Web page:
Congressman Anthony Weiner released his own MTA rescue plan today. As if that in itself weren’t surprising enough, the outspoken toll opponent has modified his position, sort of. City Room reports:
[Weiner] said on Monday that making new tolls — which he would set at $4.15 — payable only by non-city residents would be a compromise that could gain traction in Albany and would be a bit like reviving the commuter tax, which was eliminated ten years ago.
He predicted the tolls would raise $391 million a year.
"This is my contribution to trying to solve this problem," Mr. Weiner said in a telephone interview.
Acknowledging that he has fought tolls in the past, he said, "We seem to be slipping from, should we have them, to, how should we have them. And I’m trying to engage that second discussion."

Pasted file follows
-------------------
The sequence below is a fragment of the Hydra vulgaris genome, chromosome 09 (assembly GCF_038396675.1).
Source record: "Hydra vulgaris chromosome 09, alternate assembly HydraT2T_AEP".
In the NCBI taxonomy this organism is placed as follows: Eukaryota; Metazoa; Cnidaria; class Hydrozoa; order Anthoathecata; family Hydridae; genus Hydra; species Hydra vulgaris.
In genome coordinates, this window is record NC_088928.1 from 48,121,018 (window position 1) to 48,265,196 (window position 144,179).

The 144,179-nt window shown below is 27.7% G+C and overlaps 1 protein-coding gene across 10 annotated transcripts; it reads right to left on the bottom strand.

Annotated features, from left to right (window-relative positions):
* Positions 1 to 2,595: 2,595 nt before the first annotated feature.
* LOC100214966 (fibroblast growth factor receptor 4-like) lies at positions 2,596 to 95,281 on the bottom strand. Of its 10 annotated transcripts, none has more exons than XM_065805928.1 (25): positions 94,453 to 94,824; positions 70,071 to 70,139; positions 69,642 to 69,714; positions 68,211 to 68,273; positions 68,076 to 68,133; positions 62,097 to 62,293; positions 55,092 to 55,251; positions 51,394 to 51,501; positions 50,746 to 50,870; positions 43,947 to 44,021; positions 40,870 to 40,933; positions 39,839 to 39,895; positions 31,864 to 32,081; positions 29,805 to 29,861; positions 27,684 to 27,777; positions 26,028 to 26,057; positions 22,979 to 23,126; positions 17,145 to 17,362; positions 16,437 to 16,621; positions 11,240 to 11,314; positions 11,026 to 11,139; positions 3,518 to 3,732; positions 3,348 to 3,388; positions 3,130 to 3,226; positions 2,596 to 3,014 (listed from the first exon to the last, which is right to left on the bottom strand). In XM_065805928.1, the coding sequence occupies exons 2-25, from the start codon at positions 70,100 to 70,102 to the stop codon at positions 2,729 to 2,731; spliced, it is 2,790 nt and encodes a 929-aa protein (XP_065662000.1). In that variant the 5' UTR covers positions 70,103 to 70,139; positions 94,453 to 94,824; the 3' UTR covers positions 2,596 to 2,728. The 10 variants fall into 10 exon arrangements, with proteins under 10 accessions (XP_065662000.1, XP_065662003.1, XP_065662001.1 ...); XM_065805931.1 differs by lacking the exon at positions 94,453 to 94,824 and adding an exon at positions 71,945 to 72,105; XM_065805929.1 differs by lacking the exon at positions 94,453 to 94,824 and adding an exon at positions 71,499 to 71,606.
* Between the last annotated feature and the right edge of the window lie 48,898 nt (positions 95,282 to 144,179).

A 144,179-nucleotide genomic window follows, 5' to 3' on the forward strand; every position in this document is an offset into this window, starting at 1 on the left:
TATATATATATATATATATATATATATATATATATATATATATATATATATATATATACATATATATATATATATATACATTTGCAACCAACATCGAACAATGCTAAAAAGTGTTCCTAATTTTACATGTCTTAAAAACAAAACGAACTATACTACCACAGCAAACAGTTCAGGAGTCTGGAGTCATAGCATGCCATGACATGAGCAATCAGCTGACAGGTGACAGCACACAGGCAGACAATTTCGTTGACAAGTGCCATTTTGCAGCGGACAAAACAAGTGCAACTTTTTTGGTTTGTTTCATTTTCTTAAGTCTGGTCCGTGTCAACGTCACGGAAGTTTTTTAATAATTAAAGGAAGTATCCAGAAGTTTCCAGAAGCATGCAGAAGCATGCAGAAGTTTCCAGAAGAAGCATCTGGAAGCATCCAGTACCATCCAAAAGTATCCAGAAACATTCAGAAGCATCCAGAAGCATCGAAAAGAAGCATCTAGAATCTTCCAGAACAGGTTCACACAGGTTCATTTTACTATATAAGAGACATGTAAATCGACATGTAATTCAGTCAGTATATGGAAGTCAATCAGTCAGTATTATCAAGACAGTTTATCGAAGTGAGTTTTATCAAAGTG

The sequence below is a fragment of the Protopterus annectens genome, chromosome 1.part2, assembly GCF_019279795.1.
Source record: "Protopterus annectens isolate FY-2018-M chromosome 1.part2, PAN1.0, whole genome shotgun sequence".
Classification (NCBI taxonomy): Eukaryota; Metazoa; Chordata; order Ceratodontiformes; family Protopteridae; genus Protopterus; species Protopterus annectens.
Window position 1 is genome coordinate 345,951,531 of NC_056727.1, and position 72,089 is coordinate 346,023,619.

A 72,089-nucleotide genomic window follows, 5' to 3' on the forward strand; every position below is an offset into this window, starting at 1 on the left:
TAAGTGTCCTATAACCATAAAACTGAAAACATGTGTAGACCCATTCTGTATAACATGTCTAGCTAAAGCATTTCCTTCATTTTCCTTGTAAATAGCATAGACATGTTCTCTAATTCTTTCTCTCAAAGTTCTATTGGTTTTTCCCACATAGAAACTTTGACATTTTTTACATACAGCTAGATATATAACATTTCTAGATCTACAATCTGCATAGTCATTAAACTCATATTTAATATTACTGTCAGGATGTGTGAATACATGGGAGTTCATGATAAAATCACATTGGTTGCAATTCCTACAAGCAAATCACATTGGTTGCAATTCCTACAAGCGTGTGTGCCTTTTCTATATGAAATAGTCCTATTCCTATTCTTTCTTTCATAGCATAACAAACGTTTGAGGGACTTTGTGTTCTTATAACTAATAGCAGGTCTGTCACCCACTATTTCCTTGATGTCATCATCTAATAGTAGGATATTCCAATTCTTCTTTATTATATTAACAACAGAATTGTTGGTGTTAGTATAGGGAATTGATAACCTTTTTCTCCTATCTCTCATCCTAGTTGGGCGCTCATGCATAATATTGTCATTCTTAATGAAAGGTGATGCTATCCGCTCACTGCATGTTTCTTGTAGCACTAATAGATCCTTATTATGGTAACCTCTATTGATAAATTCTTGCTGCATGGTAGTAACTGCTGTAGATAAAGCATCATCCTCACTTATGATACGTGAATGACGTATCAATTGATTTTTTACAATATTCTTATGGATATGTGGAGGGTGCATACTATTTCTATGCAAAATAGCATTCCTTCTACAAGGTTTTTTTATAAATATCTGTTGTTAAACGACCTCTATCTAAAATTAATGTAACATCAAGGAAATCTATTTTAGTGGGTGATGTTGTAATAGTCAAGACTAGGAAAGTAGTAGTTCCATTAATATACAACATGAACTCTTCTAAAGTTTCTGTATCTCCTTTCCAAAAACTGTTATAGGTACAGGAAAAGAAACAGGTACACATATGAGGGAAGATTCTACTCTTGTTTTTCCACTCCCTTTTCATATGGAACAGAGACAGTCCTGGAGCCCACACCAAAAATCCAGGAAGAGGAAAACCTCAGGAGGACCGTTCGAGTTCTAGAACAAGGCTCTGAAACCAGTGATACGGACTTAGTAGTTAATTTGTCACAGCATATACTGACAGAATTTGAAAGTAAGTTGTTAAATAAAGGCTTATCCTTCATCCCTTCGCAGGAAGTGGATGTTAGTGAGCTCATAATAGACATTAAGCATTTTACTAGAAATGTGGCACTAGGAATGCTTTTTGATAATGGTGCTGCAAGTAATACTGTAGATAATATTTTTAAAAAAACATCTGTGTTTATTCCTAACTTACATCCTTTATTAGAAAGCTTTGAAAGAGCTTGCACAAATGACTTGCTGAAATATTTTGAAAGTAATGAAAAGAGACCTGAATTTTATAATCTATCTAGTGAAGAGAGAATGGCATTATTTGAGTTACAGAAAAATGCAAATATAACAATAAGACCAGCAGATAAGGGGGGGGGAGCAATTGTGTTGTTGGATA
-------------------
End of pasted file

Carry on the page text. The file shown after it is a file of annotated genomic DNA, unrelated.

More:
Weiner, who has not spoken with Sheldon Silver or Malcolm Smith about his proposal, is also calling for the MTA to cut administrative costs, post more of its financial data online, and for more power over the agency to be vested in the mayor, rather than the governor.
It’s hard to know where to begin here. If you’re a transit rider, how much does it help to have another "plan" muddying the waters? On the other hand, if you’re Anthony Weiner, how great is it to jump in at the last second with a plan that carries no political risk whatsoever?